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Mark Beaulieu

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Ironchef

Cooking Evangelist

 

by Mark Beaulieu

Wireless Fuki-san Engineer

June 28, 2000


If memory serves me, there was a secret ingredient ... I taste it now, so many years ago...


This was a great weekend! Kitchen Stadium, normally in Tokyo, was recreated in New York City this Sunday June 25, 2000 9pm-11pm PST. I taped the culinary Godzilla tromp over New York if you need to see it.

The Japanese are teleconquering the world with three silk-bloused sushi-prone seaweed-seasoned wrestlers, the "Iron Chefs". Iron Chef is a cooking game show that mixes serious culinary art with camp entertainment played in gladiatorial splendor at a kitchen stadium.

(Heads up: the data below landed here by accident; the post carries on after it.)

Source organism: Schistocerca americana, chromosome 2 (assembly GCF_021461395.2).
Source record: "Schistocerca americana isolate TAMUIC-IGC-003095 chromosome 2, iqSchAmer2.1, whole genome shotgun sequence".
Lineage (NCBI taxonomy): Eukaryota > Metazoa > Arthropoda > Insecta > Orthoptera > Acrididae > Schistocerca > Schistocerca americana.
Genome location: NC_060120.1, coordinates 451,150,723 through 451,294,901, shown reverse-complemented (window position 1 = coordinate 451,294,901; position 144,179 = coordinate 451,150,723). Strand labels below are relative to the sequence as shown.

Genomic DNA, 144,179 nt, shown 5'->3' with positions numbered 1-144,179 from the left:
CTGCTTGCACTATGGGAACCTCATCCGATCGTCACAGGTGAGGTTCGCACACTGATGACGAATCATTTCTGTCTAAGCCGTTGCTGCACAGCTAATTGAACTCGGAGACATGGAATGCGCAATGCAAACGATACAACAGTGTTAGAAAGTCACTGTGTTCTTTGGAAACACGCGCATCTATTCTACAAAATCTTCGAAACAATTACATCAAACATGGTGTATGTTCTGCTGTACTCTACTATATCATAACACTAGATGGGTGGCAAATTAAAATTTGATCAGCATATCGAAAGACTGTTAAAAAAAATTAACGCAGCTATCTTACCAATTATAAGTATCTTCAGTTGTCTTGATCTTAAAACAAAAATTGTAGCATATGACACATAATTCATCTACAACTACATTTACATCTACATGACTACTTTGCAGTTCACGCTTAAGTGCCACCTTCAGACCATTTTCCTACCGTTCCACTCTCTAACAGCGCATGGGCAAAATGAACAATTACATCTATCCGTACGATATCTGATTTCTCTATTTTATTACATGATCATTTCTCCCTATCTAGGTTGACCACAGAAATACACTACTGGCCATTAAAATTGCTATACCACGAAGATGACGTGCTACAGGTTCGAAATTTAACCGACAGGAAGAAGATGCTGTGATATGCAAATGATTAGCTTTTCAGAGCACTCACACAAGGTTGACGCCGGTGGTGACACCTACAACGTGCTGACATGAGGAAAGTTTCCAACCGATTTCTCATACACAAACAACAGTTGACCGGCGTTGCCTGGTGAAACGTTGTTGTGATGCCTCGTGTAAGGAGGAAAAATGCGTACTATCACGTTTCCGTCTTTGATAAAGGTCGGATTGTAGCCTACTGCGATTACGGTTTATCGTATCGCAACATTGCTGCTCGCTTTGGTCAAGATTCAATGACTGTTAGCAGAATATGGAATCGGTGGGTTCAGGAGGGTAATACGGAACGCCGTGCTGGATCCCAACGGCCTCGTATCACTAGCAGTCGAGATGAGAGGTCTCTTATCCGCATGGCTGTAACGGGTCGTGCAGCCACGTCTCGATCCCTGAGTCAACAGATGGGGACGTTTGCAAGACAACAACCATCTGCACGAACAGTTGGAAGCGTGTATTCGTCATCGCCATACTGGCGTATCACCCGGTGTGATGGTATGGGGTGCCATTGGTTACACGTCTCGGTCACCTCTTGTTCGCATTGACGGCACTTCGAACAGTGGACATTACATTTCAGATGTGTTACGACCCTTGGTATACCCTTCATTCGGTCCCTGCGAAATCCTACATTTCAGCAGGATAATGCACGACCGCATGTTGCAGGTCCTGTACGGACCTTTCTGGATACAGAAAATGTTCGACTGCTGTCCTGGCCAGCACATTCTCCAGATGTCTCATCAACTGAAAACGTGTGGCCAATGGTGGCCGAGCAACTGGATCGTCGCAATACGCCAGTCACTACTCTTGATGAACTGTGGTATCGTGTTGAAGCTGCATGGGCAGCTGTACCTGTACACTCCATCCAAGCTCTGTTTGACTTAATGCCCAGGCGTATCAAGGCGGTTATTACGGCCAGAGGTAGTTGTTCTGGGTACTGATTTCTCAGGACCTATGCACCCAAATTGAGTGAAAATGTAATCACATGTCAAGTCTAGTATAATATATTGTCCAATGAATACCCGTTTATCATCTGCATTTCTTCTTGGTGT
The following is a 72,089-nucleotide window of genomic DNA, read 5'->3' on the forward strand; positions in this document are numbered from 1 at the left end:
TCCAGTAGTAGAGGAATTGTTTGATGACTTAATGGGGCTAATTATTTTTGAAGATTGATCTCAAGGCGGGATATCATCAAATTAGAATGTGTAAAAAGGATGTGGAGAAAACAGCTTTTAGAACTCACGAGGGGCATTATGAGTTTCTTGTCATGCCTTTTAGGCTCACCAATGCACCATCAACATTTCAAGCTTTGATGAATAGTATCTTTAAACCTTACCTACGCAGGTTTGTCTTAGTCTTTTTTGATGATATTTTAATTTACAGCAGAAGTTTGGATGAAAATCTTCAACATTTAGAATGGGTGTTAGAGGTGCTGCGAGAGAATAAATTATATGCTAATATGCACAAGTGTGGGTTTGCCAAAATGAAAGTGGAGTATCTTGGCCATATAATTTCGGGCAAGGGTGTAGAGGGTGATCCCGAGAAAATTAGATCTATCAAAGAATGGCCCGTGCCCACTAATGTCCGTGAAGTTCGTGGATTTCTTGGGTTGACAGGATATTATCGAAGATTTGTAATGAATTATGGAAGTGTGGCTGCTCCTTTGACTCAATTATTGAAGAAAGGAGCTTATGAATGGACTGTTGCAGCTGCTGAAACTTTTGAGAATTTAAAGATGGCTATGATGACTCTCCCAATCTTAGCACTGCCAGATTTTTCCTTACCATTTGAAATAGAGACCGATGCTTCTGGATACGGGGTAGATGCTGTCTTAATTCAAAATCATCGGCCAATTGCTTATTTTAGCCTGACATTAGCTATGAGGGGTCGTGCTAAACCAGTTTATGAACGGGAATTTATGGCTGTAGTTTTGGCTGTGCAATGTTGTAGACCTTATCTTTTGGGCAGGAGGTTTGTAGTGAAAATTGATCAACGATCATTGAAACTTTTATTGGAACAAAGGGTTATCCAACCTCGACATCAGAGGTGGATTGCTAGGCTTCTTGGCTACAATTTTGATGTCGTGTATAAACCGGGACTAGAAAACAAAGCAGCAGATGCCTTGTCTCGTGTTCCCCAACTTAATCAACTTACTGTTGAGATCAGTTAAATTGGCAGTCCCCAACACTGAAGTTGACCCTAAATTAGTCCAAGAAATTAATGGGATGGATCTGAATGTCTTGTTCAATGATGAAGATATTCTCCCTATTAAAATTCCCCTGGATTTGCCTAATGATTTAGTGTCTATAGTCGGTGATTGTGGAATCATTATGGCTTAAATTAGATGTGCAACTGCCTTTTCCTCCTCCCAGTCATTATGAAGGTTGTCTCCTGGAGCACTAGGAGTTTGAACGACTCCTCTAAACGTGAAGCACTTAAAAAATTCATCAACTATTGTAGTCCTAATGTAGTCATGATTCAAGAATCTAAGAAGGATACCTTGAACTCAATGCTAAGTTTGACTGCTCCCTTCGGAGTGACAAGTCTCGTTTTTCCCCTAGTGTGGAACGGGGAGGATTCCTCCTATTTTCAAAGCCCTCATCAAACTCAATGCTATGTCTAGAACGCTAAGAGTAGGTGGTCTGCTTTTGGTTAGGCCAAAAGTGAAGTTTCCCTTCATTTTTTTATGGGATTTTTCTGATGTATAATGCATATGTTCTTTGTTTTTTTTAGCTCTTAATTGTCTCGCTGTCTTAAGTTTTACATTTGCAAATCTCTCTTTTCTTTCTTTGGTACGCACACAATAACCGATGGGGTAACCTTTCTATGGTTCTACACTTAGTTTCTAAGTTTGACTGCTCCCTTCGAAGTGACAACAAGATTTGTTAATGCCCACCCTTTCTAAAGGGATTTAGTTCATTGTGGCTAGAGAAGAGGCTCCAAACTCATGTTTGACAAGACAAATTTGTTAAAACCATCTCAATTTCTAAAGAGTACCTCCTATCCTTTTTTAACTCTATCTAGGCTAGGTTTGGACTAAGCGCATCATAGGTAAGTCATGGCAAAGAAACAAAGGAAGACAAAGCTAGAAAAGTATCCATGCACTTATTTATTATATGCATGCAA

If you have never seen two warrior chefs duke it out under the dramatic staging of the James Brown of Japan - Takeshi Kaga - you haven't lived. A typical show goes like this. Kaga, the caped master of ceremonies squints and passes his lingering evil gaze over the TV audience viewing the stadium center holding two kitchens. His head snaps to center stage to the bleachered crowd. He slowly raises a fresh yellow bell pepper then takes a furious bite. He very slowly chews and raises an eyebrow contemplating, we are told in voice-over, his stable of Iron Chefs which no one in the world can beat. Victory rarely falls from their grace. Finally a challenger enters this coliseum hoping to prove worthy.